There’s a lot going on in the political realm, but zeroing in on your raison d’être—your members—can help your association’s advocacy messaging stand out. Learn how the National Restaurant Association put this strategy into action by tapping into its grassroots core after the COVID-19 crisis hit.
It’s a strange time in a strange world, and that means there’s a lot of competition in the advocacy space at the moment. One way to stand out and score some key advocacy wins: Maintain a narrow focus on the people you serve—your members and others in your industry.
Mike Whatley, vice president of state and local affairs for the National Restaurant Association, says his group has leaned into that strategy in recent months in its effort to support restaurants deeply affected by the COVID-19 crisis.
“To a certain extent, every single industry has been impacted negatively, for the most part, and so everyone’s out there talking about it—everyone’s out there with an ask of government,” Whatley says. “So the big challenge becomes: How do you break through that noise? How do you make an impact?”
The answer for the restaurant association came down to grassroots advocacy: By engaging its network of restaurant workers around the country who could speak to their experiences on the ground, Whatley and his team were able to build an effective case to government leaders.
Last fall, the association began work on the Restaurants Act, which emerged as a focal point for collective action during the early weeks of the COVID-19 crisis, drawing responses from more than 100,000 people in the restaurant industry. As major stimulus bills began to move through Congress, the association took a prominent place on the White House’s COVID-19 recovery task force.
Whatley notes that restaurateurs are usually busy, leaving them with little time to devote to advocacy. But the pandemic created a rare opportunity to engage the grassroots—even if the situation that led to it was unfortunate.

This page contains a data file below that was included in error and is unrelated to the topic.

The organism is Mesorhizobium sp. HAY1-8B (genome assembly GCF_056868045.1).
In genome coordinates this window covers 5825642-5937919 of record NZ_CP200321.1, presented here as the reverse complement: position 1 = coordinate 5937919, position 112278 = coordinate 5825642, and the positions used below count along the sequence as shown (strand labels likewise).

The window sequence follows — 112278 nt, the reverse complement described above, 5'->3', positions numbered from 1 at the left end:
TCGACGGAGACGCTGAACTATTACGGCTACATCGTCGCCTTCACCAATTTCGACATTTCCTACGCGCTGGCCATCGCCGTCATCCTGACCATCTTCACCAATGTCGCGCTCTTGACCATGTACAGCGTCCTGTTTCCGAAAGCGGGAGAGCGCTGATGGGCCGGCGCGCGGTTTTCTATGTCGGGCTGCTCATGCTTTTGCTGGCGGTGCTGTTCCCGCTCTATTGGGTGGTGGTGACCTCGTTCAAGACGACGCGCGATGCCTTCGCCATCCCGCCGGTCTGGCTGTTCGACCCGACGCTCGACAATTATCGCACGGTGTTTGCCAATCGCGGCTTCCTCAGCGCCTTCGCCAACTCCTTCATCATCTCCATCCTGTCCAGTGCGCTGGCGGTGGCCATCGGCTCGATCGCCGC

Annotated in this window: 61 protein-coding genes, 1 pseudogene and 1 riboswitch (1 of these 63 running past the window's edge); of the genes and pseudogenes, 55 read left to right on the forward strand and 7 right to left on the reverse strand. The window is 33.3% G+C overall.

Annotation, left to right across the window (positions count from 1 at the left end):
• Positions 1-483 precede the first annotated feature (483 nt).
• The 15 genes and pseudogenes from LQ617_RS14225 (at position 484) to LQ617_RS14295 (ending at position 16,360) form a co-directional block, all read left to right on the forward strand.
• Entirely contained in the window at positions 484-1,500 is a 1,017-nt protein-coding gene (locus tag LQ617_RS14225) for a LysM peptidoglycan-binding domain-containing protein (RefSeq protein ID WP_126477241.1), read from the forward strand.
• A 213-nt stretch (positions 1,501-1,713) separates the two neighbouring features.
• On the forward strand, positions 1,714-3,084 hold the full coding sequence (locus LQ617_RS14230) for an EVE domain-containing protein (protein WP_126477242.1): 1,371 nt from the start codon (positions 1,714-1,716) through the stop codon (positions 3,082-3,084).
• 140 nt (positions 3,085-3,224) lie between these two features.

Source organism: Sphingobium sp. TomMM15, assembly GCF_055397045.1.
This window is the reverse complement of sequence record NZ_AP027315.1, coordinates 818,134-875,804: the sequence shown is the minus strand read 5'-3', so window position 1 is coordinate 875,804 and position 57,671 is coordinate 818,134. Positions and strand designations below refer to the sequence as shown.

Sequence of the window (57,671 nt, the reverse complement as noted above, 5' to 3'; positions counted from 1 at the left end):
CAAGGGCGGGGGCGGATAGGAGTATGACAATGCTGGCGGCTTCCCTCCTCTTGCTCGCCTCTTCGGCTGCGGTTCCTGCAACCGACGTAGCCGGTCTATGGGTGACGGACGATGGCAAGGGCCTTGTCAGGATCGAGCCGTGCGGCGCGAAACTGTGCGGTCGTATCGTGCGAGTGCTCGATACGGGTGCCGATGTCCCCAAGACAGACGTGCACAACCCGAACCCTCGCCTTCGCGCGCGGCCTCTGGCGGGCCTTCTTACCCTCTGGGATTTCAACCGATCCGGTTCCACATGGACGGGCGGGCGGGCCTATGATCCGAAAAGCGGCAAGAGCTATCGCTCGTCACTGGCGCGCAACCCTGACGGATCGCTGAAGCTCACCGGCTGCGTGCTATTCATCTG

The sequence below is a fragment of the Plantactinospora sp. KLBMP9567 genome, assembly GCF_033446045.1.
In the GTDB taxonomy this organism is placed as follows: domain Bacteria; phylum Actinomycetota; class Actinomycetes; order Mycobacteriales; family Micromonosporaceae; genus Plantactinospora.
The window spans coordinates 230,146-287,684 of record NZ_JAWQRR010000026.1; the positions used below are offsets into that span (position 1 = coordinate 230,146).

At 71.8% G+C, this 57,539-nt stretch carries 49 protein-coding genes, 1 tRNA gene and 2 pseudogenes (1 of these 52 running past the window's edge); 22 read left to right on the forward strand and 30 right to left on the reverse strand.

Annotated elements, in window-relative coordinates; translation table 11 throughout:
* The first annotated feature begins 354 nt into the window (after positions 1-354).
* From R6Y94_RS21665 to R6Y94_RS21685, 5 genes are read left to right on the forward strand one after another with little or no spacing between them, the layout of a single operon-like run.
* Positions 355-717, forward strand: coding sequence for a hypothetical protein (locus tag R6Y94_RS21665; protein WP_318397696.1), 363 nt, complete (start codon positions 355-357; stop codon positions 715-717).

“They’re in the type of business where you might not necessarily be in front of your computer for long periods of time. You’re in the restaurant, you’re working, you’re out there on the go,” he says. “Battling COVID, especially in March, a lot of them happened to be in front of their computer because restaurants were closed, and so there was a little more time for advocacy.”
The mixture of timing, messaging, and response allowed the industry to gain advocacy momentum at just the right time.
KEEPING THE LIGHT ON YOUR MEMBERS
Given the constant demands on lawmakers’ attention amid COVID-19, narrowing your approach can help your industry stand out and can keep the grassroots motivated, Whatley says. He offers these tactics for staying focused:
Share real stories from real people. This is all about quality over quantity. “I don’t think just a record volume of emails is going to get you there,” Whatley says. “I think it’s having emails that are stories of individuals happening, and then explaining the impact of COVID to them, combining that with really useful statistics.”
Keep your advocates up to date. It’s one thing to draw your members’ interest to grassroots participation, but it’s another to keep them involved—a challenge the National Restaurant Association is facing now that restaurants are reopening. Whatley says it’s important to offer periodic updates and to avoid bombarding your members with requests to take action, which he warns can dull the effectiveness of your communications over time. Working with the association’s executive vice president, Sean Kennedy, Whatley has been helping to produce a series of 90-second video clips discussing what’s happening in Washington, with a focus on the restaurant industry. “I think having that, the advocates understand what’s happening in the process and aren’t just constantly being asked, ‘Take action, take action, take action,’” he says.
Tell your grassroots something they aren’t hearing elsewhere. Another benefit of the 90-second clips, Whatley says, is that they offer information that members may not be hearing from mainstream media outlets. While TV networks are likely to cover issues relevant to your industry, the coverage often lacks industry-specific information that may be essential to understanding the issue. “None of those sites are going to explain to you as a restaurant operator, or a different industry such as a gym operator, ‘What does it mean for me?’” Whatley says. “So having that content is what makes it valuable to your advocates.”
This article was sourced directly from Associations Now here, and is written by Ernie Smith.